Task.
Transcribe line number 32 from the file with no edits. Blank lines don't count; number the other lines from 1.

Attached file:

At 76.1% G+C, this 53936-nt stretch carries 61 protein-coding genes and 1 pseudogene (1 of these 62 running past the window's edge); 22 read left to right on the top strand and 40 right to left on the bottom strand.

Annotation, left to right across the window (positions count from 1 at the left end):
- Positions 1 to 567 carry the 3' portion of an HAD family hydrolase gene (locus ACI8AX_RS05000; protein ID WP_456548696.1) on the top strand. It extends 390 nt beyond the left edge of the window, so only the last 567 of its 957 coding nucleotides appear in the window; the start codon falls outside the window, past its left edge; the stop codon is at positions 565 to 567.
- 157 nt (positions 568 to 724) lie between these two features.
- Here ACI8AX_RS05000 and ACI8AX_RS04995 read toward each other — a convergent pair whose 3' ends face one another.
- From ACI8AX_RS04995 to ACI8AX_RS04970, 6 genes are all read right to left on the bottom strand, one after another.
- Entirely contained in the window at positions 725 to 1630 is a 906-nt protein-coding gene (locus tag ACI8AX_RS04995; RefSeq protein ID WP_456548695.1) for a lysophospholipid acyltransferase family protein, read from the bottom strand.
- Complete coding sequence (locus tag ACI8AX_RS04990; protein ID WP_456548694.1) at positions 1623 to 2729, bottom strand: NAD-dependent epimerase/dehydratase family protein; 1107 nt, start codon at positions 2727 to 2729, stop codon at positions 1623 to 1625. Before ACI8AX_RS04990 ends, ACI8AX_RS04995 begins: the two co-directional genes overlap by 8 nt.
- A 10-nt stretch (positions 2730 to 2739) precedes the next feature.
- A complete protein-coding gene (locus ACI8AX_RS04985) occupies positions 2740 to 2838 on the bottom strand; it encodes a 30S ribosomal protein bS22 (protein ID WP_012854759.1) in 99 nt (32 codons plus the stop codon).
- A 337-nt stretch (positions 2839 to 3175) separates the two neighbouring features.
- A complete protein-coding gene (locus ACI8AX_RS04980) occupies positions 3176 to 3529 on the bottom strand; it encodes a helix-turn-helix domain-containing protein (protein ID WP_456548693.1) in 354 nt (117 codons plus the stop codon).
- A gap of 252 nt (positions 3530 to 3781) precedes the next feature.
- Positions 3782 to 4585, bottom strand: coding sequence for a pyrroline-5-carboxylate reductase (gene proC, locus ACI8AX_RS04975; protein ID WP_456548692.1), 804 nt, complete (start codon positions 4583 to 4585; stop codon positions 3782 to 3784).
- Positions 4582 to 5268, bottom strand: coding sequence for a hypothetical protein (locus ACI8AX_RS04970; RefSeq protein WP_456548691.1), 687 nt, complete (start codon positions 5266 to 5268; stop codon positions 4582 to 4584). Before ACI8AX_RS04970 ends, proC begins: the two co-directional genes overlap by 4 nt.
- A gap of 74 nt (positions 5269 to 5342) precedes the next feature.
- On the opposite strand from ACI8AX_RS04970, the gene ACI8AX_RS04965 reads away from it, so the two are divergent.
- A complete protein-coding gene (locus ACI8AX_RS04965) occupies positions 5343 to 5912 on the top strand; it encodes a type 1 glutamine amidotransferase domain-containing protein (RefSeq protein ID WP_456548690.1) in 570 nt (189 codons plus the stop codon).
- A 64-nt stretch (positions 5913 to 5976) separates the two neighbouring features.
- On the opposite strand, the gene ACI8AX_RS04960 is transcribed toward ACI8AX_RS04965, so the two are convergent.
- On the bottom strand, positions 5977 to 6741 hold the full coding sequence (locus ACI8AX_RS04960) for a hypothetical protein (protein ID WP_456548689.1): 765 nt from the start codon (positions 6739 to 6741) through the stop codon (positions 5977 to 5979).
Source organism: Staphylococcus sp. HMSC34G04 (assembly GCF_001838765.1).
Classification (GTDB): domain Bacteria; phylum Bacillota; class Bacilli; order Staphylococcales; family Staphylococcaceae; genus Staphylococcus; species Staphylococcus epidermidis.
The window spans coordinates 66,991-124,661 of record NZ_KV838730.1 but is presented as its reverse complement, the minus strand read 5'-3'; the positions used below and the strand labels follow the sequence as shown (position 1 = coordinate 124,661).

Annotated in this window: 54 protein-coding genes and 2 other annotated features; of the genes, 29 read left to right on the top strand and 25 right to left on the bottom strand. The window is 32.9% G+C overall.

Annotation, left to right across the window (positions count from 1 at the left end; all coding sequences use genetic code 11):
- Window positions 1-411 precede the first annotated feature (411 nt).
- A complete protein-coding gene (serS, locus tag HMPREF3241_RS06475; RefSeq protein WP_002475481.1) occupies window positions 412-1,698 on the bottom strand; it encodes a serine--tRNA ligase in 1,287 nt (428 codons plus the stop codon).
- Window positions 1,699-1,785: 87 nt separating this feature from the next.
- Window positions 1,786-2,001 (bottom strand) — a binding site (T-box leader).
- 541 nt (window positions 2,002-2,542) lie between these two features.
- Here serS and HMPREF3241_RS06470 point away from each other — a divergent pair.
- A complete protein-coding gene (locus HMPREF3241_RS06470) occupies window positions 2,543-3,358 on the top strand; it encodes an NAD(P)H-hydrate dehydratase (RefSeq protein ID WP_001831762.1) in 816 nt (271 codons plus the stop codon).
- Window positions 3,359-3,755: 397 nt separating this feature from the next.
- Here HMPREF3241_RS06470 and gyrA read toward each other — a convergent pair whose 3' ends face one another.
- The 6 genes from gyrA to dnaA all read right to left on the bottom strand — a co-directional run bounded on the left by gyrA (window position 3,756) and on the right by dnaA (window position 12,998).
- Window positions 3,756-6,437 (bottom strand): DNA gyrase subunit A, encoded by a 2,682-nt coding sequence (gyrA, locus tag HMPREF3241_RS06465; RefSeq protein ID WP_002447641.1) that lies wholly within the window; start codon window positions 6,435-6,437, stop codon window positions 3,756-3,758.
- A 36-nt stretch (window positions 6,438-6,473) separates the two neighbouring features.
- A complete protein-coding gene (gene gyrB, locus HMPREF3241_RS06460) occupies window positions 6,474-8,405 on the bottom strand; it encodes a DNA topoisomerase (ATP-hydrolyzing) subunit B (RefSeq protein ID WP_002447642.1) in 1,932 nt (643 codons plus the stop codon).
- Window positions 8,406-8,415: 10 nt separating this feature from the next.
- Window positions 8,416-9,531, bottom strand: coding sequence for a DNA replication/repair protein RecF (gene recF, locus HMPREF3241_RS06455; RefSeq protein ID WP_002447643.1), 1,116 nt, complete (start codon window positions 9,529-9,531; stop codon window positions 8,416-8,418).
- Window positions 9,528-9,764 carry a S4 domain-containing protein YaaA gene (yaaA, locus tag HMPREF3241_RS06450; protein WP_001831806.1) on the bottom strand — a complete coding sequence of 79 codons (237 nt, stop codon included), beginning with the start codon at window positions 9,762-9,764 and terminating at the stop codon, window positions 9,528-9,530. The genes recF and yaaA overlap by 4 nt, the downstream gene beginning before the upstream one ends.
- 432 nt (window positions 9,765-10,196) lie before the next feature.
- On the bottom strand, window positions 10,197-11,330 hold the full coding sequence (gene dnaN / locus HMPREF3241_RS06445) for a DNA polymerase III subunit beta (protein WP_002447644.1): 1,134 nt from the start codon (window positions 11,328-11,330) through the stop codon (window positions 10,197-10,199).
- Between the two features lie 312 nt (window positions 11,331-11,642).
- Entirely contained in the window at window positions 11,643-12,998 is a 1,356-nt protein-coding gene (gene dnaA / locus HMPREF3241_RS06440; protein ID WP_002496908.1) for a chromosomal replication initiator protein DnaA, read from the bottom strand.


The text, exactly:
- Here serS and HMPREF3241_RS06470 point away from each other — a divergent pair.